Anyway, I remember waking up Christmas morning in that tiny upstairs room, cozy warm under a feather blanket even though it was so cold I could see my breath. I could hear the church bells ringing through the clear morning air, flowing over the small town of Bad Orb, calling all to worship. We walked up the hill to the church, helping Oma up the steps into the church that had stood for centuries. The Mass was in German and Latin, but I quickly caught on that one nudge to the ribs meant 'stand up' - the next nudge meant 'sit down'.
I got the greatest gift of all that day (no - not the bruised ribs) It was friendship, and renewal of hope, renewal of spirit. I know that sounds sappy, but to this day, I carry those gifts, and every December 25th, I find them , again, renewed.

A great post Sarah.
It's wonderful that you've figured out how to make the most of your Christmas & to really enjoy it. (p.s: there's an updated version of Scattegories? Must add it to someone's stocking, thanks for the tip.)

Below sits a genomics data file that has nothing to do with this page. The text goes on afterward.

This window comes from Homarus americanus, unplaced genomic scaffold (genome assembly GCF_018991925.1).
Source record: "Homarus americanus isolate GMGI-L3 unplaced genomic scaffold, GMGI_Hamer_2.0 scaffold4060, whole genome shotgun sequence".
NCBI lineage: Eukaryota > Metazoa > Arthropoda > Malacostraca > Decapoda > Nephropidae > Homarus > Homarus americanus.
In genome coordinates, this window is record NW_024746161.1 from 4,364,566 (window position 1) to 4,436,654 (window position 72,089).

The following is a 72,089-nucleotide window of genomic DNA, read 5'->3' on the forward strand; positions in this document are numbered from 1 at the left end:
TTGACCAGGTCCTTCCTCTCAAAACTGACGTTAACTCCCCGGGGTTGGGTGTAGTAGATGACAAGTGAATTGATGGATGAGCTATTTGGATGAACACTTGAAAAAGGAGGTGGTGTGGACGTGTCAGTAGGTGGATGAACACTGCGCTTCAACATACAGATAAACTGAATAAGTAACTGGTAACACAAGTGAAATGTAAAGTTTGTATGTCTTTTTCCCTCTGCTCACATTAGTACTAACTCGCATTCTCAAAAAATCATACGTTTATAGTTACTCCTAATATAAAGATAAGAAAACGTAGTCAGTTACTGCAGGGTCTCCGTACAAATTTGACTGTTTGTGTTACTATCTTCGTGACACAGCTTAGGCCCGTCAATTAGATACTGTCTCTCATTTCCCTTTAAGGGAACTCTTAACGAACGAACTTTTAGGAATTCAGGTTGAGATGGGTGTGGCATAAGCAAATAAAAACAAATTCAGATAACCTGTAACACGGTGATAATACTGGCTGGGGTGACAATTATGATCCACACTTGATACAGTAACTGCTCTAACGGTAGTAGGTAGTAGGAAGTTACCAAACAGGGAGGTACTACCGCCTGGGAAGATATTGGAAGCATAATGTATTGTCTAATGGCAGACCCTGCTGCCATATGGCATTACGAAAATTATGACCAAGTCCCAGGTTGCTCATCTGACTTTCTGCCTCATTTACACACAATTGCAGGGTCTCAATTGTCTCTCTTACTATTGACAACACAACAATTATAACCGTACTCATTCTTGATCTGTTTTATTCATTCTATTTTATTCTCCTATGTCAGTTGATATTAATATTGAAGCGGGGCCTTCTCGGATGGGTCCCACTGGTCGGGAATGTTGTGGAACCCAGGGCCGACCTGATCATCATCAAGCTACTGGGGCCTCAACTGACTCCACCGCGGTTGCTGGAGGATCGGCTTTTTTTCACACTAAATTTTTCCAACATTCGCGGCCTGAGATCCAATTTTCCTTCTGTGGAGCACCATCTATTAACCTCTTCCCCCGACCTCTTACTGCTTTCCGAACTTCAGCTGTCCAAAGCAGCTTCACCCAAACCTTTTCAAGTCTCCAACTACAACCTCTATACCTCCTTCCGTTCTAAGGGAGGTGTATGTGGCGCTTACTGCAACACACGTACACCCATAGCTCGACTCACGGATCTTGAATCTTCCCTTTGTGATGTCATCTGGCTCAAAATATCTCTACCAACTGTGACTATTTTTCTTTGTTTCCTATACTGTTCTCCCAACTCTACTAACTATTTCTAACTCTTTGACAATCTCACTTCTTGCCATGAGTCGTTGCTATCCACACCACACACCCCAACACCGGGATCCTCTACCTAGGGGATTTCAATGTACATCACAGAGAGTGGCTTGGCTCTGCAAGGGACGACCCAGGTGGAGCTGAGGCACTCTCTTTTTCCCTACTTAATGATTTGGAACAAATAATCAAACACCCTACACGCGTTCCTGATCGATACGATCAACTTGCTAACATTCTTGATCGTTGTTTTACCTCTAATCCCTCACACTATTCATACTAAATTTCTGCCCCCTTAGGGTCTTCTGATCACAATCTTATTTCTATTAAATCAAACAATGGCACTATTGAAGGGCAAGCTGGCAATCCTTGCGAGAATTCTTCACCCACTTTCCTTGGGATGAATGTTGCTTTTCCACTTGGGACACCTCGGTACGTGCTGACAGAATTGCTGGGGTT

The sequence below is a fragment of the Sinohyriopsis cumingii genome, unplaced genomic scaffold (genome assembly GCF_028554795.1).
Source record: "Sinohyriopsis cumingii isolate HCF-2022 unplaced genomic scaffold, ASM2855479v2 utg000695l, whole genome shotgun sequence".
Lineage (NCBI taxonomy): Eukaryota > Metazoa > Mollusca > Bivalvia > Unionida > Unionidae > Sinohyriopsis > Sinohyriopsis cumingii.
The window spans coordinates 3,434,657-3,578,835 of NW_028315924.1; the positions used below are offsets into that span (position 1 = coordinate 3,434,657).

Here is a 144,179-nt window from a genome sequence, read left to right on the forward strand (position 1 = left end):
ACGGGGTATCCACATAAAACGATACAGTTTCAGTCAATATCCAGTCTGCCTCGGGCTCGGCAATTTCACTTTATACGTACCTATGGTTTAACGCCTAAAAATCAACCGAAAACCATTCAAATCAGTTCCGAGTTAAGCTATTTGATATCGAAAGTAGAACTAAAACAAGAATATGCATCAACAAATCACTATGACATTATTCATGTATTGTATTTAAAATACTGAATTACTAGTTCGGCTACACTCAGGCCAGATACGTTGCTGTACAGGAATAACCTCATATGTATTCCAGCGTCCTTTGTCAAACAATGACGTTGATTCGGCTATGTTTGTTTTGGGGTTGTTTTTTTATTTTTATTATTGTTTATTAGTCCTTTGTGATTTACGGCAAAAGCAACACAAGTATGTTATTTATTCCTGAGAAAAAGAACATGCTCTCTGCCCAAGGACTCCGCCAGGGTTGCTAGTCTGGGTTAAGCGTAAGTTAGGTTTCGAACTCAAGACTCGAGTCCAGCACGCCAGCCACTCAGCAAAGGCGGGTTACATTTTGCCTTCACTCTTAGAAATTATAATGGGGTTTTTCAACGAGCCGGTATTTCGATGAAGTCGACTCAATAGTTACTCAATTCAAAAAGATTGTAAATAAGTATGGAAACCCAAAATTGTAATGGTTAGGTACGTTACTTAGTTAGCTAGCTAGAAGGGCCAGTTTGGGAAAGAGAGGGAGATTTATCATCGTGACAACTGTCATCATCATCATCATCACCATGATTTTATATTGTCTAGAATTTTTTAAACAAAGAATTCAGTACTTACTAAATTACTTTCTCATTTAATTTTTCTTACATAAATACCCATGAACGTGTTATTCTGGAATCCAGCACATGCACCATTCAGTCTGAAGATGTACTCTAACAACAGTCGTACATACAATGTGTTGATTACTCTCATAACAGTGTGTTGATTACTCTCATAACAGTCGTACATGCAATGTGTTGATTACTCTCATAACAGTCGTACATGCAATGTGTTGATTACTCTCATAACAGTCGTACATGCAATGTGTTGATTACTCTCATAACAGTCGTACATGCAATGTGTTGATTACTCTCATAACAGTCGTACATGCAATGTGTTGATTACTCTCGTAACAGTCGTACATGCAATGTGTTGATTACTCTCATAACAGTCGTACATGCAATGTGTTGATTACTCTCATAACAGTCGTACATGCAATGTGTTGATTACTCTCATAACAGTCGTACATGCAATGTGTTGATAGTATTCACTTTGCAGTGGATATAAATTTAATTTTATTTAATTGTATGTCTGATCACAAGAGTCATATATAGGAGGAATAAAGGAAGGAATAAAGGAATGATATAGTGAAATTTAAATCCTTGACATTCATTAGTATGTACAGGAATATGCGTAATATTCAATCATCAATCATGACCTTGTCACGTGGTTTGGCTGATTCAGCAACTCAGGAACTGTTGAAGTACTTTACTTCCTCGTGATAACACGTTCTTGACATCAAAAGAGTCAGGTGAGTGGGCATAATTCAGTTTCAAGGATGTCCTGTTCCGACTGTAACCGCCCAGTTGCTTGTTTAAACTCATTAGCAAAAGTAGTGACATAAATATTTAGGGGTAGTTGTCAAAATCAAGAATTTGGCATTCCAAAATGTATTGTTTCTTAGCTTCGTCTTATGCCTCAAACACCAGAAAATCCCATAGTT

Our family has been undergoing so many changes the past few years,(siblings growing up and having families of their own, new addresses, health challenges, money difficulties, etc.) that we're all still trying to figure out how to best craft our Christmases.

Wishlists were a new and welcome addition this year, as well as a scaling down on excess. Some traditions (long treks for the Christmas tree, marathon wrapping sessions) just didn't make it through the transitions, while others were musts (Christmas Eve mass, cookie decorating).

We're not there yet, but we're figuring it out. It's nice to know we're not the only ones still "polishing." Enjoy your day!

Man, Sarah, you're making me cry. And the Comment Crowd too.

Okay, that said, what I'm about to tell my husband (currently down with the stomach flu) is that this year I want a gymnastics mat, so I can practice my Krav Maga break falls so that I can one day get beyond Level 2. That's my dream present. Last year I asked for a Crock Pot, and let me tell you, I have the Lamborghini of Crock Pots, thanks to my husband's cousin Alessandra, who worked at Bon Appetit and did the research for him.

Yeah, I know. I'm High Maintenance.